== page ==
LONDON – Britain joined the rest of Europe on Tuesday by announcing a five-year deficit reduction plan worth billions of dollars, despite pleas from President Obama last week for G-20 countries to pace fiscal tightening.

Britain’s decision to cut rather than spend follows a wave of austerity packages across Europe, including almost $100 billion worth of cuts in Germany and public-sector pension reforms in France.

In a letter to members of the G-20 group Friday, Obama urged them to avoid “consequential mistakes of the past when stimulus was too quickly withdrawn.”

Nevertheless, Britain’s new Conservative-Liberal Democrat coalition went ahead Tuesday with an emergency budget calling for spending cuts and tax increases that will be worth $188 billion a year by 2014-15.

George Osborne, Britain’s finance minister, said that of those savings, about $145 billion will come from cuts to public sector spending and almost $43 billion will come from tax increases.

The ax will fall on various social welfare benefits, including a controversial three-year freeze on child benefits, a cap on housing benefits and means testing for disability allowances.

Osborne also announced a two-year freeze on public sector salaries above about $31,000 a year. The pain for public servants is expected to worsen after a planned review of pensions in September. Most public sector departments face an average 25 percent reduction in spending in the next five years.

Other announcements Tuesday included a rise in Britain’s value-added tax, or VAT, from 17.5 percent to 20 percent, effective from January next year. The measure was included despite declarations by both the Conservatives and the Liberal Democrats during last month’s election campaign that they opposed an increase in the sales tax.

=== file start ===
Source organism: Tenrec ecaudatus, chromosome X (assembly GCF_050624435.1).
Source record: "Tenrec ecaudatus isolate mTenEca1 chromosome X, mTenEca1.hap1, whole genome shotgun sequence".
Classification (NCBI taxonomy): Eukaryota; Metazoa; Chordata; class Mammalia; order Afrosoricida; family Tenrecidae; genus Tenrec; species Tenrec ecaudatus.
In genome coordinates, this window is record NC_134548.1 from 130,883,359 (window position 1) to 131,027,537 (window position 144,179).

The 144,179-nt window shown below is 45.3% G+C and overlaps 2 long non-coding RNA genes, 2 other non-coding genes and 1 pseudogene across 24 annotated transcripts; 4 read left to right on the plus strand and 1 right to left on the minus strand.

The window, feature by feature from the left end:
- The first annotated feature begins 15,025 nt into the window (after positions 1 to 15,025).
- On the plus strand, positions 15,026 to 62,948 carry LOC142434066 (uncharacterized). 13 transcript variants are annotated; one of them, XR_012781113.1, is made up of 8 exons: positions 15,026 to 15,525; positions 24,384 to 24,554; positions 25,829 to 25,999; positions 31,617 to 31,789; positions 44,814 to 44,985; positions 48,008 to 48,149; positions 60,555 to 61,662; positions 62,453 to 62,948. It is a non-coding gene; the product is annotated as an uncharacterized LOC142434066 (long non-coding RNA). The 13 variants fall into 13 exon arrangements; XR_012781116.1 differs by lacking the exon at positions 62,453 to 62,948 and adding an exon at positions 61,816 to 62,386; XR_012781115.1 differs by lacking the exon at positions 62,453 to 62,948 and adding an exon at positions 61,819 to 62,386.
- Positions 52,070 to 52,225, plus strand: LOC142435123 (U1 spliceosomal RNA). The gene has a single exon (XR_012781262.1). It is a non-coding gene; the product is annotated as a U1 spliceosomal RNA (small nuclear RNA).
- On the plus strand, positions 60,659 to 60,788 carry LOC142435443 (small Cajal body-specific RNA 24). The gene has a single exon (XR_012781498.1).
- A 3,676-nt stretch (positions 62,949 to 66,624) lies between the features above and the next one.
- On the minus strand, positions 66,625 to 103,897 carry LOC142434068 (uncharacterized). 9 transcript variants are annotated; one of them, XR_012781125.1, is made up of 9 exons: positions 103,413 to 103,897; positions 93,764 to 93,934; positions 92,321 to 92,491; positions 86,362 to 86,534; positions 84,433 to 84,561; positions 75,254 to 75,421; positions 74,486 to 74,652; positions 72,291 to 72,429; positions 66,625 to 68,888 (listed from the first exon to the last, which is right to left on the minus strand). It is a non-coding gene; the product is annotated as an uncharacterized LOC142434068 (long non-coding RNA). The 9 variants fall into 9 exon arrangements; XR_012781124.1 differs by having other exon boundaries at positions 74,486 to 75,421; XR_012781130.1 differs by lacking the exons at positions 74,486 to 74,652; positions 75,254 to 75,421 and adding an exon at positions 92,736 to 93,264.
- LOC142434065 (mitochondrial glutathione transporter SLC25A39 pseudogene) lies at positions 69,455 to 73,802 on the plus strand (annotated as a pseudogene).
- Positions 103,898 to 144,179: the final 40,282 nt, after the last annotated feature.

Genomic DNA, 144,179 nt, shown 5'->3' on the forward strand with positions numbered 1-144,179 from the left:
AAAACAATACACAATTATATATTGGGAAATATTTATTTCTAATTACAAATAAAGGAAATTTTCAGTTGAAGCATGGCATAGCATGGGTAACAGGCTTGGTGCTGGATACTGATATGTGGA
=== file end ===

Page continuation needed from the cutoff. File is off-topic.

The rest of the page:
Osborne appeared eager Tuesday to offset the news of spending cuts and tax increases with an attack on banks.

“In putting in order the nation’s finances, we must remember that this was a crisis that started in the banking sector,” he said.

Following Obama’s lead earlier this year, Britain will impose a levy of between .04 and .07 percent on the balance sheets of British banks and building societies starting in January.

Osborne said he will work with the French and German governments to impose the tax, which he said was expected to raise more than $3 billion in annual revenue.

Germany announced a similar levy in March and plans to finalize draft legislation this summer. Details for a French bank levy will be revealed in the upcoming budget.

The levies will be discussed at the G-20 summit in Toronto this coming weekend.